Liquid provides bandwidth connectivity to clients in 16 countries such as the Democratic Republic of Congo, Rwanda and Zimbabwe, through both satellite and cable connections.
Rudnick said the company would spend $250 million over the next two years to extend its network to more African cities including major centers in west Africa.
“If there is a place that is not connected, that is the place that attracts us,” Nic Rudnick, chief executive of Mauritius-based Liquid Telecom, told Reuters on the sidelines of an African telecoms conference in Cape Town.
African fibre optic company Liquid Telecom delivered the broadband Internet cable to Somalia’s doorstep, the first terrestrial connection to the country which has had to rely on expensive satellite links.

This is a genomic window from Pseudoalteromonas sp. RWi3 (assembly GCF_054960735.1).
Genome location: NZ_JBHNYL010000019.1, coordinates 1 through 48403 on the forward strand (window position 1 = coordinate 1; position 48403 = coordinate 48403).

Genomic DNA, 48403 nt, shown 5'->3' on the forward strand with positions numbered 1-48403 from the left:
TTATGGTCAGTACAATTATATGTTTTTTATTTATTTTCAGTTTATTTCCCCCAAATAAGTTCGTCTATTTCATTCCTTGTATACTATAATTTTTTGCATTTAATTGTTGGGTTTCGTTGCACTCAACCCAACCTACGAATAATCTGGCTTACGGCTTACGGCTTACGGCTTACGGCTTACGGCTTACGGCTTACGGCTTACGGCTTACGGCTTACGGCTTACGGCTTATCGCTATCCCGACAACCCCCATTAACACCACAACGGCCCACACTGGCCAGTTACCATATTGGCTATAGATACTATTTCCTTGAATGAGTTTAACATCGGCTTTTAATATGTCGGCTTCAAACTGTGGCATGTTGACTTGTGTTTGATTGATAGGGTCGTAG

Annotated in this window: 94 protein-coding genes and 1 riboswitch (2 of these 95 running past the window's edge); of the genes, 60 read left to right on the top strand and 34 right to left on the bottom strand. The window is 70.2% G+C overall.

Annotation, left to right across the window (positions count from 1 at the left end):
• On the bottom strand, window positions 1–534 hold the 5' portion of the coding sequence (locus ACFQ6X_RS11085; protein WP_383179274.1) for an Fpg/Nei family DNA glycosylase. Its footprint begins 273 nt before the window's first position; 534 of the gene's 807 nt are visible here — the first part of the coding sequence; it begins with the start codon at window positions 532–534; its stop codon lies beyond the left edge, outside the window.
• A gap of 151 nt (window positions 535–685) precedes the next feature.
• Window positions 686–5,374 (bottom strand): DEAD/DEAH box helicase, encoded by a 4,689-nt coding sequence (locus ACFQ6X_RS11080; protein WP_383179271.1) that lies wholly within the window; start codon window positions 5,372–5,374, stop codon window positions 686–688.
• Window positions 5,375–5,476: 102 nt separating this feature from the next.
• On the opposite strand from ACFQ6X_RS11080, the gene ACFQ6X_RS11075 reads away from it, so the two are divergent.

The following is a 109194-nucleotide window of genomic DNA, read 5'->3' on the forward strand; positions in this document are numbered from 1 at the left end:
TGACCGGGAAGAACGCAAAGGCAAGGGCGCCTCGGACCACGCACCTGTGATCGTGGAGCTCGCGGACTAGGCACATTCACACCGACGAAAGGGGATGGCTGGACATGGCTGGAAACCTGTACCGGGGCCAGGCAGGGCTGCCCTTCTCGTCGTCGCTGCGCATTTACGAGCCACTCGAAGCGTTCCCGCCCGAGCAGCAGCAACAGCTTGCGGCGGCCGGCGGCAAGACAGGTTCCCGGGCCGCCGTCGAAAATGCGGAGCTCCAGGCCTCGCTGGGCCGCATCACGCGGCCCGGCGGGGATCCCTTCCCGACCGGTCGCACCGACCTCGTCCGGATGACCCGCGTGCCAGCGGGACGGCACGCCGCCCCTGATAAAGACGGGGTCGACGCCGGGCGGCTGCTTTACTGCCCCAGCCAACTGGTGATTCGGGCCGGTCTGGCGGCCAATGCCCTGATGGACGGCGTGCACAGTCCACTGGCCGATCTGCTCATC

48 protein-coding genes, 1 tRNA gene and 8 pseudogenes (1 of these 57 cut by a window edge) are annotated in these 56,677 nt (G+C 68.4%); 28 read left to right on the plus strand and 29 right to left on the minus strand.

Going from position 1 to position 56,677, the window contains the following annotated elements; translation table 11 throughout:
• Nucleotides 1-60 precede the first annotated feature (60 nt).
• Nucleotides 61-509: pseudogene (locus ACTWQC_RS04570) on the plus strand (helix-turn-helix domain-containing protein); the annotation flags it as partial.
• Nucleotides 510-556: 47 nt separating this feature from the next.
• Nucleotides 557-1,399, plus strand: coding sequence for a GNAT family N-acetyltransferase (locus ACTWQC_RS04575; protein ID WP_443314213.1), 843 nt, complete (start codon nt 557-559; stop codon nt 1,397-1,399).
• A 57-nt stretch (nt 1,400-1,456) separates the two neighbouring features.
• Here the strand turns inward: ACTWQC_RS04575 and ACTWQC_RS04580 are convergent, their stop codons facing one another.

Somalia, conflict-ridden nation in the Horn of Africa now has a fibre optic link to the world.
Liquid Telecom has agreed a deal with one of Somalia’s largest mobile operators, Hormuud, to connect it to its 17,000 km (10,500 mile) network of terrestrial cables that crosses 11 African countries.
Liquid already provides Somalia with international Internet links via satellite, but will now deliver more capacity faster.
The company has access to capacity on all three cables and is a shareholder in one, the East African Marine System.
Although it has one of the longest shorelines on the continent, Somalia does not benefit from the three undersea cables that run alongside it. All of them land further south in Kenya, from where Liquid Telecom will be linking to it.
(Post From PM News)